Pedagogy Luncheons

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Pedagogy Luncheons


Tuesday, September 17 

Thursday, October 24 

Tuesday, November 19 

Previous Luncheons

Thursday, September 28th (Evans-Lively)

Practical Strategies for Teaching with Kindness & Respect

What does it mean to teach students with care and respect in all circumstances while maintaining high academic standards and avoiding burnout? We will discuss what we learned in our Spring 2023 Learning Community about how to approach common teaching challenges such as building classroom chemistry, supporting student mental health, working with challenging students, and maintaining academic rigor. We will suggest practical strategies to address these challenges as well as exercises to connect more deeply with students.

Facilitated by Kaelyn Wiles (SOC), Danielle La Londe (CLA), Eva Cadavid (PHI), John Harney (HIS), Iulia Sprinceana (SPA), Lori Hartmann (IST), and Michelle Burdine (ARS)

Thursday, October 26th (Evans-Lively)

From Career Competencies to Centre Competencies: A Faculty-Driven Approach

How might Centre faculty approach career readiness concepts to develop a holistic education for students? This panel explores the benefits of a faculty-driven perspective of NACE (National Association of Colleges and Employers) competencies, focusing on the idea of adoption, translation, and collaboration in a pedagogical setting. We will discuss potential futures and pitfalls of dovetailing career competencies into existing assignments and syllabi. The concept of creating a novel set of competencies for Centre will be examined from an interdisciplinary panel. We suggest competencies can serve as a creative catalyst for instruction that can benefit professors and students alike.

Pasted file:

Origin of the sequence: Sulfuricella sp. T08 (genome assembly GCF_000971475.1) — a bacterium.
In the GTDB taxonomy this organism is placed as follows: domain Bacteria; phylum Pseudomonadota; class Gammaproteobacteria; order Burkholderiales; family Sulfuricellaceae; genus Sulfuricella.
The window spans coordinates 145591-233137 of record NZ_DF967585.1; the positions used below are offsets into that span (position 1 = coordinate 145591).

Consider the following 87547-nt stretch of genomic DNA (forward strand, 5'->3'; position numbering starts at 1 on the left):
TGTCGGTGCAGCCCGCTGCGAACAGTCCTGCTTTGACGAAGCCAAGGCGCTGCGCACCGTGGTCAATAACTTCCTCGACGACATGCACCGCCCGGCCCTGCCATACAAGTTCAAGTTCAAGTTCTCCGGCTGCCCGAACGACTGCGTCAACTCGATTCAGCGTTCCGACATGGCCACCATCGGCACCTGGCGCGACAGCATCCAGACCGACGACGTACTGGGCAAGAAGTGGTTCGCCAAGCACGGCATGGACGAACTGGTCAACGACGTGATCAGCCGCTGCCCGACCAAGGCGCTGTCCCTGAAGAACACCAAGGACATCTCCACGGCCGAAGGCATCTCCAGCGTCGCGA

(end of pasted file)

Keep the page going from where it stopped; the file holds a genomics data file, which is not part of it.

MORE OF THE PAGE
Facilitated by Amy Frederick (ARH) and Career Champion Faculty

Tuesday, November 14th (Evans-Lively)

Assigning and Assessing Non-standard Assignments or Creative projects 

We all have standard assignments for our fields; essays, problem sets, lab reports, and other regular assignments are traditional ways of measuring student understanding. Over the past decade, however, the “unessay” or non-traditional assignment has become a more popular assessment tool in higher education.  These assignments can allow students to model analytical skills and subject mastery in ways these traditional assignments cannot, but they can also feel challenging to create and grade effectively.  In this session, Tara will facilitate a discussion about what learning goals these assignments can demonstrate and how we might assess non-standard assignments. Should students be graded on technical proficiency? What does a visual argument look like? How do you compare the effort and thought that some students put into a video with the effort and thought other students put into papers? Tara invites you to bring examples of “unessays” or non-traditional assignments or ideas for assignments you have considered.  

Facilitated by Tara Strauch (History) 

Thursday, February 8th (Evans-Lively)